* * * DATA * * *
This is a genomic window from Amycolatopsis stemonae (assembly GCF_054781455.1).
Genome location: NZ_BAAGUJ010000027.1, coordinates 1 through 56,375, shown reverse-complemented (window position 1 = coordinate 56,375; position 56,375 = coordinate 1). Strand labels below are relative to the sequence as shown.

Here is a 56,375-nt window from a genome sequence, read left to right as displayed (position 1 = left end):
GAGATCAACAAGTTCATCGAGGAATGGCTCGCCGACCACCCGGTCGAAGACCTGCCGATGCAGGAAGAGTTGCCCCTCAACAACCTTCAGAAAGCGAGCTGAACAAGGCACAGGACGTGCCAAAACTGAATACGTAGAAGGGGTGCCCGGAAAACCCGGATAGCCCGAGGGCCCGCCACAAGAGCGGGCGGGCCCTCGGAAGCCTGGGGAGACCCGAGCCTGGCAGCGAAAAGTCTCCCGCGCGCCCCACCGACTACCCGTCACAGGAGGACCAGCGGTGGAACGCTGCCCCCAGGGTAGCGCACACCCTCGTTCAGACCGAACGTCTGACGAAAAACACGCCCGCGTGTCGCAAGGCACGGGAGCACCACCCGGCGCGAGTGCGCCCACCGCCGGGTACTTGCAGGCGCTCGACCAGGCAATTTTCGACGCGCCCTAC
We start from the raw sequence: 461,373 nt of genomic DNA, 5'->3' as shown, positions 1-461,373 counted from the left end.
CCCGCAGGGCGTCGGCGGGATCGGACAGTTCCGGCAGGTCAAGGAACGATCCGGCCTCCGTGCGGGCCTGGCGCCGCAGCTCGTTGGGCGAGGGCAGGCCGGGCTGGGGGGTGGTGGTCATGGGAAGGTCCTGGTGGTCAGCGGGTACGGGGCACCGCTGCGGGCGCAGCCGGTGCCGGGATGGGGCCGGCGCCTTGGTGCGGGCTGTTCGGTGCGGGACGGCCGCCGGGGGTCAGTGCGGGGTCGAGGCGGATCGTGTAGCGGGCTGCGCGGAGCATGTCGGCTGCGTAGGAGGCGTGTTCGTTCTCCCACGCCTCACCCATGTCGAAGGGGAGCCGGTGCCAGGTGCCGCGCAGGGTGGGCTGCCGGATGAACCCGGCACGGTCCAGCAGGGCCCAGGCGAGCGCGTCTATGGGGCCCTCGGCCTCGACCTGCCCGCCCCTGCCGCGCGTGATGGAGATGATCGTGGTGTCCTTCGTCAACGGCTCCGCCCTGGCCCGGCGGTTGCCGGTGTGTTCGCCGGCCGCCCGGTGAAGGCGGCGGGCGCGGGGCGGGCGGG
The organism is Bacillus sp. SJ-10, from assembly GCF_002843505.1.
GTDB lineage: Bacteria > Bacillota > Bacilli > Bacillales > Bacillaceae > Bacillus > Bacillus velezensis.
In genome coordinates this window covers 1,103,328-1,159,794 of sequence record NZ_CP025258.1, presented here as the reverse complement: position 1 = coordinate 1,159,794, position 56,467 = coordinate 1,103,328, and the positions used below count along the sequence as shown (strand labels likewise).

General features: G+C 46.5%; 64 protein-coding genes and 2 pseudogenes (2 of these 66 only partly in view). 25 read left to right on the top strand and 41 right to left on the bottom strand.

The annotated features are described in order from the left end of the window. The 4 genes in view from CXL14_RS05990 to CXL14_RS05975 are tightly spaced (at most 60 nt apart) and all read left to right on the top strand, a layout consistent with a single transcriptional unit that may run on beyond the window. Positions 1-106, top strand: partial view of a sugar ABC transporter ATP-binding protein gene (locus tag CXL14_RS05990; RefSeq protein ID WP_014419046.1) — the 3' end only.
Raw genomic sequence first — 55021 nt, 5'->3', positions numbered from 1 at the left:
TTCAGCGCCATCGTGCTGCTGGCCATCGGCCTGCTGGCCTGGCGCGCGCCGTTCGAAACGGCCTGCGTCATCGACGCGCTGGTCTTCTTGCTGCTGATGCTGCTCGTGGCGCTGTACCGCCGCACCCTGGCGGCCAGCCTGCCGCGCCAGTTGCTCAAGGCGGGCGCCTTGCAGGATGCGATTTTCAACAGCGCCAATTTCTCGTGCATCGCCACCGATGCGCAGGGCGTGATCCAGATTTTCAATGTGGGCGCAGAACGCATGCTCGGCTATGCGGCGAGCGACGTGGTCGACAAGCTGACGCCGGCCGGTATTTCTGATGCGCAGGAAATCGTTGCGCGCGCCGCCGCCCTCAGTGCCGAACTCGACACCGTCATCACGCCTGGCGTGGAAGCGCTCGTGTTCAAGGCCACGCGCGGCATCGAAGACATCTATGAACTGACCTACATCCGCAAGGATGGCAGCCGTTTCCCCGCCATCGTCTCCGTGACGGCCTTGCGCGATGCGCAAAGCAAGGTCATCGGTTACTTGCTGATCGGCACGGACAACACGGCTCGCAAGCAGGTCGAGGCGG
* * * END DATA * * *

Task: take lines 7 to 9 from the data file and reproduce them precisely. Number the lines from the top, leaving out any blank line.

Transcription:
The organism is Bacillus sp. SJ-10, from assembly GCF_002843505.1.
GTDB lineage: Bacteria > Bacillota > Bacilli > Bacillales > Bacillaceae > Bacillus > Bacillus velezensis.
In genome coordinates this window covers 1,103,328-1,159,794 of sequence record NZ_CP025258.1, presented here as the reverse complement: position 1 = coordinate 1,159,794, position 56,467 = coordinate 1,103,328, and the positions used below count along the sequence as shown (strand labels likewise).